I hope they become friends and create a shared experience out of this; that's probably the best way for them to deal with it down the road.

Anyway, neither of these things in any way diminish what was an amazing ceremony, much to the chagrin of some of the commentators on both the extreme right and the extreme left who would love nothing more than for these games to fail. Both the right and left have their own reasons for being anti-China - on the right, it's China's rise as a world power combined with a bit of racism and xenophobia; and on the left, it's China's human rights abuses, including Tibet. It's no wonder that any little negative thing to come out of these games is seized upon and blown into a full-scale scandal. What's next, the gold medals are only 23.9 carats? Alert the media! Those cheap Chinese bastards.

It's important to remember that there are 1.3 billion people in China, who are not all evil and are not all idiots. These games are for them and for us. There is no reason to want them to fail. So I hope we in the United States stop acting like spoiled children by celebrating every minor scandal that erupts. My experience in watching so far has been marred only by these manufactured non-stories and the cry-babies and whiners who keep spreading them - people who can't accept a China that's actually capable of putting on a good show, because that would somehow make them feel inadequate and insecure.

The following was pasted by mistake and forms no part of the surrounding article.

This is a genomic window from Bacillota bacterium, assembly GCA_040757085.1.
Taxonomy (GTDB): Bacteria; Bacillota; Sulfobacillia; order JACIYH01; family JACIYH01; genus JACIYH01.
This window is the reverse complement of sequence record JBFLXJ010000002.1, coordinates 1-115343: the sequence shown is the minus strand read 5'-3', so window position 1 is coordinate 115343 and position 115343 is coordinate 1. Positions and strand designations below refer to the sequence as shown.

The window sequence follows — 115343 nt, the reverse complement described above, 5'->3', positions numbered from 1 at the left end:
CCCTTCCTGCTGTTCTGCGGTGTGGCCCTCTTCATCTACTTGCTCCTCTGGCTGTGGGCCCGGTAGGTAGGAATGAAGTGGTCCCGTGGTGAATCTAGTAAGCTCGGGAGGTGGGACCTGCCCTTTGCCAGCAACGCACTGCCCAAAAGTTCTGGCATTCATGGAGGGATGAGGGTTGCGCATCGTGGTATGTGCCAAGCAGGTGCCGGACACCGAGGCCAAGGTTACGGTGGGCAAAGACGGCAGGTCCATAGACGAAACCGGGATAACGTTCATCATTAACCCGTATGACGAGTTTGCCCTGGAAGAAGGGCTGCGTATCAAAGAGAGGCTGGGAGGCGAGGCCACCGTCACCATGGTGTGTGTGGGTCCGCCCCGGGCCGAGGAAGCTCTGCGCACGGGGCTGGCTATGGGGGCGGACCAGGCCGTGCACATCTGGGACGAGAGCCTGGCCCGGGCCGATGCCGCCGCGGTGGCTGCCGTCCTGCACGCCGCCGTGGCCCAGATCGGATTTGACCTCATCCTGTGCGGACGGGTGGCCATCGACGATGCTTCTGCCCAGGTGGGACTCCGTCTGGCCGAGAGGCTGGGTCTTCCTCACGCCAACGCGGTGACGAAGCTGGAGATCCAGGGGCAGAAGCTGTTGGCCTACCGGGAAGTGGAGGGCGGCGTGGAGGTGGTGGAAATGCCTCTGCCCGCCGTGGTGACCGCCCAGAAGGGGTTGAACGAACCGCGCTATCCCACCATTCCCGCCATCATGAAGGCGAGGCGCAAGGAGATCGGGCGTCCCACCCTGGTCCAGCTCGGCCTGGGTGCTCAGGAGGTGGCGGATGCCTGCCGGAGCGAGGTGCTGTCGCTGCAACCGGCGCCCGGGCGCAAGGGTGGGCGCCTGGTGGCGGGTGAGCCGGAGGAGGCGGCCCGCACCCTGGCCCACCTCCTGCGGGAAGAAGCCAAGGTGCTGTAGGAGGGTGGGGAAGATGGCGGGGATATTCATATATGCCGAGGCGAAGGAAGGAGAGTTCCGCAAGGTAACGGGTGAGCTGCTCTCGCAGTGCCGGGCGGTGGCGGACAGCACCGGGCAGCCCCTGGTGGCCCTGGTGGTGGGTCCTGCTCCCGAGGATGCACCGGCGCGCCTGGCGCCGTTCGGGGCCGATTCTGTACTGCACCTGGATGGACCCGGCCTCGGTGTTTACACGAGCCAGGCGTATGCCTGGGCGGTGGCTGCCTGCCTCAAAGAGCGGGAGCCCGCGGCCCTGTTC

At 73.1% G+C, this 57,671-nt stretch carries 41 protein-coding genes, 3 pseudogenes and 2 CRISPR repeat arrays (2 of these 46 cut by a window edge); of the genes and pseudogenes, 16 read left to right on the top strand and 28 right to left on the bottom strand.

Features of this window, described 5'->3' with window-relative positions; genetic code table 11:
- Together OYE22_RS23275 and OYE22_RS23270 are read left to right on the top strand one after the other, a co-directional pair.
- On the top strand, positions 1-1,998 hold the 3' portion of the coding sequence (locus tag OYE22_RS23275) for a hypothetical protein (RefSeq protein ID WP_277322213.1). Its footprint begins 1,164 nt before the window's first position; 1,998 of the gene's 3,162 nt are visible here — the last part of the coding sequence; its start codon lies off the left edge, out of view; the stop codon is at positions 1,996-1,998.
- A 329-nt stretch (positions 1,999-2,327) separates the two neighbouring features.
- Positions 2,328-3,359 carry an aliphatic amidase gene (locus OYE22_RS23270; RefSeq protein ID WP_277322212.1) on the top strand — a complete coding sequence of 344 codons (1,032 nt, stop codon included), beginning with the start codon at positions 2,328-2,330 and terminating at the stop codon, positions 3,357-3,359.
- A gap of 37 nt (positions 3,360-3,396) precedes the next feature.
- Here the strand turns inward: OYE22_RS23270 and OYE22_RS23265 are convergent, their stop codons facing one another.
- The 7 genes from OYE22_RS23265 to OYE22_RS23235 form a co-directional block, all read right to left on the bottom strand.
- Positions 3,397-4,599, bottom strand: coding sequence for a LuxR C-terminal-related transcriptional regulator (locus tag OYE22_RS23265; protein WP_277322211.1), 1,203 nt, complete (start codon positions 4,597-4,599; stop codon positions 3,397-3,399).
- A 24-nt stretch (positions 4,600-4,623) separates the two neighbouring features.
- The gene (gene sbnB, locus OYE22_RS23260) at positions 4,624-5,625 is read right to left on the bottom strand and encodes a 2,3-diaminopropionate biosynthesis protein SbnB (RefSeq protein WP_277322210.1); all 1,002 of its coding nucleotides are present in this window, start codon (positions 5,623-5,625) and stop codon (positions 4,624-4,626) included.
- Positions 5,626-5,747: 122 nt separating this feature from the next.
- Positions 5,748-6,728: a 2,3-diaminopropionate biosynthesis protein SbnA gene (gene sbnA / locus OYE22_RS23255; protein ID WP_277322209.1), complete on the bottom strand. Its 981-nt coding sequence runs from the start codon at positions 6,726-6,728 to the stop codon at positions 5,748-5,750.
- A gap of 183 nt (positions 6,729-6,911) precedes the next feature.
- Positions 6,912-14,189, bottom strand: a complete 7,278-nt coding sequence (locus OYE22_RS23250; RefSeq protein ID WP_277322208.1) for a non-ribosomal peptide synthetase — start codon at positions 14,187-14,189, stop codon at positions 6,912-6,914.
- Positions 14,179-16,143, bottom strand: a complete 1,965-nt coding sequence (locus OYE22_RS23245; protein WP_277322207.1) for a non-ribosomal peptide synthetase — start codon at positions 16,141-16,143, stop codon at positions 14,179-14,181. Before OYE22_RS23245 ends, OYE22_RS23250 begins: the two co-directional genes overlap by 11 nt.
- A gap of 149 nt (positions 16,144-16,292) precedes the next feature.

(There was one real non-athletic news story a few days ago - the murder of Todd Bachman in a random knife attack. But that's now been largely forgotten in the horrendous wake of - gasp - CGI fireworks.)

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About This Blog

This is increasingly not a blog about Alphabet City, New York. I used to live in the East Village and work on Avenue B, but I no longer do. Why don't I change the name if I'm writing about Japan and video games and guitars? Because New Yorkers are well-rounded people with varied interests, and mine have gone increasingly off the rails over the years. And I don't feel like changing the name. I do still write about New York City sometimes.